As it was not described in "Bankoku Koho" what was the original text, it cannot be identified clearly. Judging from the timing of translation, paragraph construction, captions and sentences, the opinion that believe the sixth edition was the original text is most popular (Sumiyoshi 1973, 張嘉寧 1991).

Main characteristics of the translation are as follows:

It is not word-for-word translation.

The first characteristics to be noticed is that "Bankoku Koho" is bold translation of which certain parts can be called free translation. As Martin himself admitted, the translation was such that summarized the original using its drift, and detailed explanation of cases, data on timing and commentaries shown in the original were often omitted.

Use of newly created words

The next characteristics was existence of many new words and transliteration. In introducing concepts in foreign culture, the largest difficultly exists in harmonization between such culture and culture of the own country. Translation is a work in which the drift of the original is grasped at first and, then, words of the own language that is the closest to it, and the sentences are revised to make them natural ones, but, the shorter the history of translation is, the more such difficulties increase. The reason why is that, in order to introduce new concept that has not existed in the own culture, the translator is obliged to create new word and, then, if too many such new words are used, the translation becomes incomprehensible. The troubles which were experienced by Martin and Yan Fu, who translated many documents later, or, even in Japan, many intellectual persons who were involved n translation works in the end of Edo Period and Meiji Period are beyond our imagination.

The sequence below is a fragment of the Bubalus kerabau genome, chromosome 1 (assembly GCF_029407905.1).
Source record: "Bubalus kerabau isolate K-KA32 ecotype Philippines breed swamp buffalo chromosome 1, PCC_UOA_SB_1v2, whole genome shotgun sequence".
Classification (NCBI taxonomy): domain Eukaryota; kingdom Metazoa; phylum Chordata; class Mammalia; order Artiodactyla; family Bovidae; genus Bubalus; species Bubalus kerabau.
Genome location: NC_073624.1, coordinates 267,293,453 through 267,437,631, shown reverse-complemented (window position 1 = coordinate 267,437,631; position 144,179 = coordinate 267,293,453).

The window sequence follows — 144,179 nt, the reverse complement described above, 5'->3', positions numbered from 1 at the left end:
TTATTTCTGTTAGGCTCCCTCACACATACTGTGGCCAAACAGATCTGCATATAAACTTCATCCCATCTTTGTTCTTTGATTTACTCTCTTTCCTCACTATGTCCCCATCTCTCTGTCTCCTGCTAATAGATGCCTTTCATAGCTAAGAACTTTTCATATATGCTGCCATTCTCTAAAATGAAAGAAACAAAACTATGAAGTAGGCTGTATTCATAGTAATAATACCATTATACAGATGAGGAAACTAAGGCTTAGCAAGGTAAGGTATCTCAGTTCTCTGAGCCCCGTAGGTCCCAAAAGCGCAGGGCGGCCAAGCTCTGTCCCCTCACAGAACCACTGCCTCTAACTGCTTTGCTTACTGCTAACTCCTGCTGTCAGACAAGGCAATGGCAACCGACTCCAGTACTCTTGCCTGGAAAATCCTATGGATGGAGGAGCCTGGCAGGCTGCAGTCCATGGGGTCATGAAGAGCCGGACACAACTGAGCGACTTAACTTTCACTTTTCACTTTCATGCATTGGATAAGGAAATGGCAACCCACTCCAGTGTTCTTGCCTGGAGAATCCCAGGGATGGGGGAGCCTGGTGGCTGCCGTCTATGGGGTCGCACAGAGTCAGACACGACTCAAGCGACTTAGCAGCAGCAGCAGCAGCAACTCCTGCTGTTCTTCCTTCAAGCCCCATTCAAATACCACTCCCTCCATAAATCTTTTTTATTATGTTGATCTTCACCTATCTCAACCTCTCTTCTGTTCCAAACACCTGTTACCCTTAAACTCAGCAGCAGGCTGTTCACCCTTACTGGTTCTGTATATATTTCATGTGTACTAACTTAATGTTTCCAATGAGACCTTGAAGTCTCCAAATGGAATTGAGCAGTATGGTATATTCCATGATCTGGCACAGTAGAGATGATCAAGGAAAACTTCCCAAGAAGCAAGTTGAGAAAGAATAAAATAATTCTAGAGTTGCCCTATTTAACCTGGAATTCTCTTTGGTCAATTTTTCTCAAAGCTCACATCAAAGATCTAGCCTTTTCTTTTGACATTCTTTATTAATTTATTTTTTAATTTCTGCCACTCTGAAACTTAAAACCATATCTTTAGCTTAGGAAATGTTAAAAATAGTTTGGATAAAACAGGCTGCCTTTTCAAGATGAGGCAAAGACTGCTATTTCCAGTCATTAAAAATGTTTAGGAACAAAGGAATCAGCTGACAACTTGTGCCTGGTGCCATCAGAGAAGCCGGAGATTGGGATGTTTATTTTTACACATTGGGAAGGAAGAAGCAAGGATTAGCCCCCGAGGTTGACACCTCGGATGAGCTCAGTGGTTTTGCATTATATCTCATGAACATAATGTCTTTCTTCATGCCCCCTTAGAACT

Representative new words were "kenri (rights)," "shuken (sovereign rights)," and "minshu (republic)" and so on. They have been used until today not only in China but also in Japan and, by that fact, we can say that we who are living in the present world have been enjoying the benefits of "Bankoku Koho." In this respect, refer to the following section regarding Japan. One thins we have to note is that such newly created words settled down in China as they were. As the influence of "Bankoku Koho" worked very slowly in China, it did not occur so that new vocabulary used in it became popular in China and then they were disseminated to Japan. After "Bankoku Koho" was brought to Japan, most of new vocabulary was once settled down in Japan and they were brought back to China by Chinese students who visited Japan on the occasion of booming of studying in Japan occurred after the Sino-Japanese War (林 1995).

Other than them, it contains newly produced words which were created by transliteration of proper nouns. Transliteration of the word "president" to "伯理璽天徳" (pīnyīn: Bólĭxĭtiāndé) is one example. Today, it is translated as "大統領" to mean a head of republic, but, at that time, since readers had no knowledge of that kind, it was considered that, even if they used a newly created word, readers could not understand correctly and it was determined to express pronunciation of the work in Chinese characters. This "transliterated" word was disseminated to Japan and used, but gradually replaced with the translation "大統領."

Emphasis on understanding of natural law